Skip to main content
Header Image


Alfred Russel Wallace PhD Thesis Award

Award CriteriaFor post-graduates who have been awarded a PhD, whose work is considered by their supervisor to be outstanding. The research involved should be a significant contribution to the science of entomology.
Prize£800 plus Certificate, plus one years free Membership. The winner will also be invited to present their work at a major Society meeting (where expenses will be met) and submit an article to Antenna.
EligibilityAll post-graduates who have been awarded a PhD degree, on the basis of a thesis written in the English language, within the twelve months preceeding the closing date for nominations.
CycleAnnual, entries to be received by 1st October in any year. Winners announced in the following year.
AdjudicationA group of senior Fellows of the Society.
EntryThe candidate's supervisor should complete the entry form (link below), append a copy of the abstract of the thesis, and send it to the Registrar to arrive by 1st October. Please do not send a copy of the thesis itself until requested to do so. The candidate will at that stage be asked also to provide a 500-word statement expressing in layman's terms the contribution that their work has made to entomology. A letter of support from the external examiner confirming the quality of the thesis will be sought, when required the thesis should be submitted as a pdf.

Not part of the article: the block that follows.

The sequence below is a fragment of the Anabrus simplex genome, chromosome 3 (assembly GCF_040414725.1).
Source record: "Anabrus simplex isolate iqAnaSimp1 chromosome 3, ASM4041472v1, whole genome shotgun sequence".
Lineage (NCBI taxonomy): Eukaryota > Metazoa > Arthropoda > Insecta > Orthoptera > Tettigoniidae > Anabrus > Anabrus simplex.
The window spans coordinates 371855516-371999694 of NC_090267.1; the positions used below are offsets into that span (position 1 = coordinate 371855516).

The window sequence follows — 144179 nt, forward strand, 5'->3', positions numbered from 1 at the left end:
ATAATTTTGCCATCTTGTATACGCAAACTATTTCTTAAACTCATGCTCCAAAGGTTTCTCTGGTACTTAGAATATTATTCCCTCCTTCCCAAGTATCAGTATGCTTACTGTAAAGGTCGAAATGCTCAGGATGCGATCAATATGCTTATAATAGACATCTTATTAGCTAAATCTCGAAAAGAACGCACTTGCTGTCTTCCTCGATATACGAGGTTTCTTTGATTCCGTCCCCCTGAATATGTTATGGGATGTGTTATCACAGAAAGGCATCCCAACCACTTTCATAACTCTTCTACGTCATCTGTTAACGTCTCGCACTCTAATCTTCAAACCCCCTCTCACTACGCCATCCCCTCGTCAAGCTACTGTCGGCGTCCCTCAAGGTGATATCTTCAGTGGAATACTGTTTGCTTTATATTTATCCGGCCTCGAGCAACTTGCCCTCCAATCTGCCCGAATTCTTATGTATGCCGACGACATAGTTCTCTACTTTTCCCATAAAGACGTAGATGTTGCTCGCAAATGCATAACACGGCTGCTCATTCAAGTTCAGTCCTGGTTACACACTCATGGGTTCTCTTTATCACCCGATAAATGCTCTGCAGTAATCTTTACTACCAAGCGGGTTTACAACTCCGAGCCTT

Entry Form
Further informationLink to Alfred Russel Wallace website


2014/15 winner:Mihail Garbuzov for his outstanding work "Helping the honey bee and other flower-visiting insects in urban areas."
2013/14 winner:Toos Van Noordwijk for her outstanding work "Through Arthropod Eyes: Gaining mechanistic understanding of calcareous grassland diversity."
2012/13 winner:Dr Sarah Beynon, for her outstanding work on Ecosystem Service Provision by Dung Associated Invertebrates which has added to the understanding of insect biodiversity. Visit the website
2011/12 winner:Dr Richard Merrill for his ground-breaking work on Heliconius that has contributed to some major new knowledge and insights, in a field that is basic to our understanding of insect biodiversity.
2010/11 winner:Dr Ben Longdon for his ground-breaking work and the outstanding contribution that he has made to knowledge of the evolution of sigma viruses in Drosophilidae, which opens up new avenues for research.
2009/10 winner:Dr Katherine Barry for her work on the evolution of mating behaviour in mantids.
2008/09 winner:Dr Tom Fayle for his studies of the ant community structure in a rain forest microcosm.
2007/08 winner:Dr Hannah M Rowland for her studies of the visual and behavioural ecology of countershading and other prey defences.
2006/07 winner:Dr Timothy C Hawes for his studies of Plasticity in arthropod cryotypes - a polar perspective.
2005/06 winner:Dr James Logan for his studies of differential responses of mosquitoes and biting midges to human host odours.
2004/05 winner
of this new award:
Dr Joseph Parker of M.R.C. Cambridge for his work on size control mechanisms in fruit fly embryos.